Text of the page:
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Page 148


Dear Gineral:—The prisoners are out and no blood spilt
yet. I had prepared to give the British a most terrible battle
if they hadn't let 'em out. I guess I should made 'em think
old Bonapart had got back among 'em again, for a keener set
of fellows than my company is made up of never shouldered a
musket or trod shoe leather. I was pesky sorry they let 'em
out quite so soon, for I really longed to have a brush with 'em;
and how they come to let 'em go I don't know, unless it was
because they heard I was coming. And I expect that was the
case, for the prisoners told me the British Minister at Washington
sent on some kind of word to Governor Campbell, and
I suppose he told him how I had got a commission, and was
coming down upon New Brunswick like a harrycane.

If I could only got down there a little sooner and fit such a
great battle as you did at New Orleans, my fortune would
have been made for this world. I should have stood a good
chance then to be President of the United States one of these
days. And that's as high as ever I should want to get. I
got home to Downingville in little more than a week after I
left you at Washington—for having a pretty good pocketfull


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of money, and knowing that my business was very important,
I rid in the stage most all the way. I spose I needn't stop to
tell you how tickled all my folks were to see me. I didn't
know for awhile but they'd eat me up. But I s'pose that's
neither here nor there in making military reports, so I'll go
on. I found no difficulty in getting volunteers. I believe I
could have got nearly half the State of Maine to march if I
had wanted 'em. But as I only had orders to list one good
stout company, I took 'em all in Downingville, for I rather
trust myself with one hundred genuine Downingville boys
than five hundred of your common run. I took one supernumerary,
however, when I got to Bangor. The editor of the
Bangor Republican was so zealous to go, and said he'd fight
so to the last drop of his blood, that I couldn't help taking
him, so I appointed him supernumerary corporal. Poor fellow,
he was so disappointed when he found the prisoners were out
that he fairly cried for vexation. He's for having me go right
on now and give all New Brunswick a real thrashing.

But I know what belongs to gineralship better than that;
I haven't had my orders yet. Well, after we left Bangor, we
had a dreadful rough and tumble sort of a journey, over rocks,
and mountains, and rivers, and swamps, and bogs, and meadows,
and through long pieces of woods, that I didn't know as
we should find the way out of. But we got through at last,
and arrived here at Madawaska day before yesterday. I
thought I better come this way and make a little stop at
Madawaska to see if the prisoners' wives and little ones were
in want of anything, and then go down to Fredericton and
blow the British sky-high.

When our company first came out in sight in Madawaska,


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they thought it was the British coming to catch some more of
'em; and such a scattering and scampering I guess you never
see. The men flew into the woods like a flock of sheep with
forty dogs after 'em, and the women catched their babies up
in their arms and run from one house to another, screeching
and screaming enough to make the woods ring again. But
when they found out we were United States troops come to
help 'em, you never see anybody so glad. They all cried for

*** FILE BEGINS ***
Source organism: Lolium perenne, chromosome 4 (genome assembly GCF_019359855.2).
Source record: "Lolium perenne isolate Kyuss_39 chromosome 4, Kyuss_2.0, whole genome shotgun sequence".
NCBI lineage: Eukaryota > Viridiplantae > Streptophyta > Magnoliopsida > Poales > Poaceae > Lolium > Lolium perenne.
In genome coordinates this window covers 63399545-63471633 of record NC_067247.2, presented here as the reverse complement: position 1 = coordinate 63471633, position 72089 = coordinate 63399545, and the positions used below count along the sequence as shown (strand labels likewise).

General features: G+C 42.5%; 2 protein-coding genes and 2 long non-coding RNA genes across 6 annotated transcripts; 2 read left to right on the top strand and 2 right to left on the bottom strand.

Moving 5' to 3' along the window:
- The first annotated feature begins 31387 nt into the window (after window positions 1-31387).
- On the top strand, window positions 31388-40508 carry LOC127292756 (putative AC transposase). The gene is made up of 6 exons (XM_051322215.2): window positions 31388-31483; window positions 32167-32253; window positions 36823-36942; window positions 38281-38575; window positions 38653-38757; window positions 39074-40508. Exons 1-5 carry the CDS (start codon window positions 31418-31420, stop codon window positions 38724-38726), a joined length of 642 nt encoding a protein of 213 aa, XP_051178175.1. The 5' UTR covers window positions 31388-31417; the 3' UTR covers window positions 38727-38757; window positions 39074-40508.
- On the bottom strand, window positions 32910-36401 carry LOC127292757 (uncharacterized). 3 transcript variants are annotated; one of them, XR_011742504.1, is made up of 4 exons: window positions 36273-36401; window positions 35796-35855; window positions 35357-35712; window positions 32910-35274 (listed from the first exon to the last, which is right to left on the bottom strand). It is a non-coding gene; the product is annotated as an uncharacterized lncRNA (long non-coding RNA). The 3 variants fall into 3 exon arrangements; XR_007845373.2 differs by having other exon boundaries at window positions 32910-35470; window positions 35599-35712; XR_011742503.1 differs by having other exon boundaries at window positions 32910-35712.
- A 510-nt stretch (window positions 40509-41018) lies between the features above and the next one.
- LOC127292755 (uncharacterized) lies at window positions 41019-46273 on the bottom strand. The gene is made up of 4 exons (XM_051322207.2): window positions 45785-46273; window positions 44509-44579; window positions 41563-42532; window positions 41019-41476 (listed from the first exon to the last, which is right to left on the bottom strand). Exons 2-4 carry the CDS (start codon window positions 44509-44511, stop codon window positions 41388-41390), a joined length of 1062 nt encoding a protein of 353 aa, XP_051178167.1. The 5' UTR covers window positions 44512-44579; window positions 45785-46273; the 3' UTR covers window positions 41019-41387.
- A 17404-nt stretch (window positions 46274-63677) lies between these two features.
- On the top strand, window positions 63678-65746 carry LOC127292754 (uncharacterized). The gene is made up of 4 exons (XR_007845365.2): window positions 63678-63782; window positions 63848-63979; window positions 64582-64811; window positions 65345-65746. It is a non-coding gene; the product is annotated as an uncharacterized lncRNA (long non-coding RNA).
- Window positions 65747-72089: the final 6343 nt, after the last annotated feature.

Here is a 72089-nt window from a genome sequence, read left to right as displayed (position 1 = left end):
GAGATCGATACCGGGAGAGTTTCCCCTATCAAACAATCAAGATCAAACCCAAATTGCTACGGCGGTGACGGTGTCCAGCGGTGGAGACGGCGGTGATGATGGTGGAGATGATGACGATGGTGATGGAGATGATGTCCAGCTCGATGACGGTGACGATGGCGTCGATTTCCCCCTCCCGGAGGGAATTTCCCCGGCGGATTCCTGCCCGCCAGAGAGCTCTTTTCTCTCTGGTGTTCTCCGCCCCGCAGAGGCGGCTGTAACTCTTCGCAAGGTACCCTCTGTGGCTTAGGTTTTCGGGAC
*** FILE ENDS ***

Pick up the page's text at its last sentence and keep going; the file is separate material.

joy then. The women run into the woods and called for
their husbands to come back again, for there was nobody
there that would hurt them, and back they came and treated
us with the best they had in their houses. And while we sot
chatting, before the women hardly got their tears wiped up,
one of 'em looked up toward the woods and screamed out
there comes the prisoners. Some turned pale a little, thinking it
might be their ghosts, but in a minute in they come, as good
flesh and blood as any of us, and then the women had another
good crying spell.

I asked one of the prisoners how they got away, for I
thought you would want to know all about it; and says he,
“we come away on our legs.” “Did you break out of jail,”
said I? “I guess there was no need of that,” said he, “for
we wa'nt locked in half the time.” “Did you knock down the
guard,” said I, “and fight your way out?” “Humph!” said
he, “I guess we might have hunted one while before we
could find a guard to knock down. Nobody seemed to take
any care of us; if we wanted a drop of grog we had to go out
and buy it ourselves.” “Well, but” said I, “if you were left
in such a loose state as that, why did you not run away before?”
“Tut,” said he, shrugging up his shoulders, “I guess


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we knew what we were about; the longer we staid there the
more land the State of Maine would give us to pay us for
being put in jail; but when they turned us out of jail, and
wouldn't keep us any longer, we thought we might as well
come home.”

And now, dear Gineral, since matters are as they are, I
shall take up my headquarters here at Madawaska for the
present, and wait for further orders. I shall take good care
of the people here, and keep everything in good order and not
allow a single New Brunswicker to come anywhere within
gun-shot. As for that Leftenant-Governor, Mr. Archibald
Campbell, he better keep himself scarce; if he shows his
head here again, I shall jest put him into a meal bag and send
him to Washington. I shall expect to hear from you soon;
and as I shall have to be here sometime, I don't know but you
had better send me on a little more money. My uniform got
rather shattered coming through the woods, and it will cost
me something to get it fixt up again.

This, from your old friend and humble servant,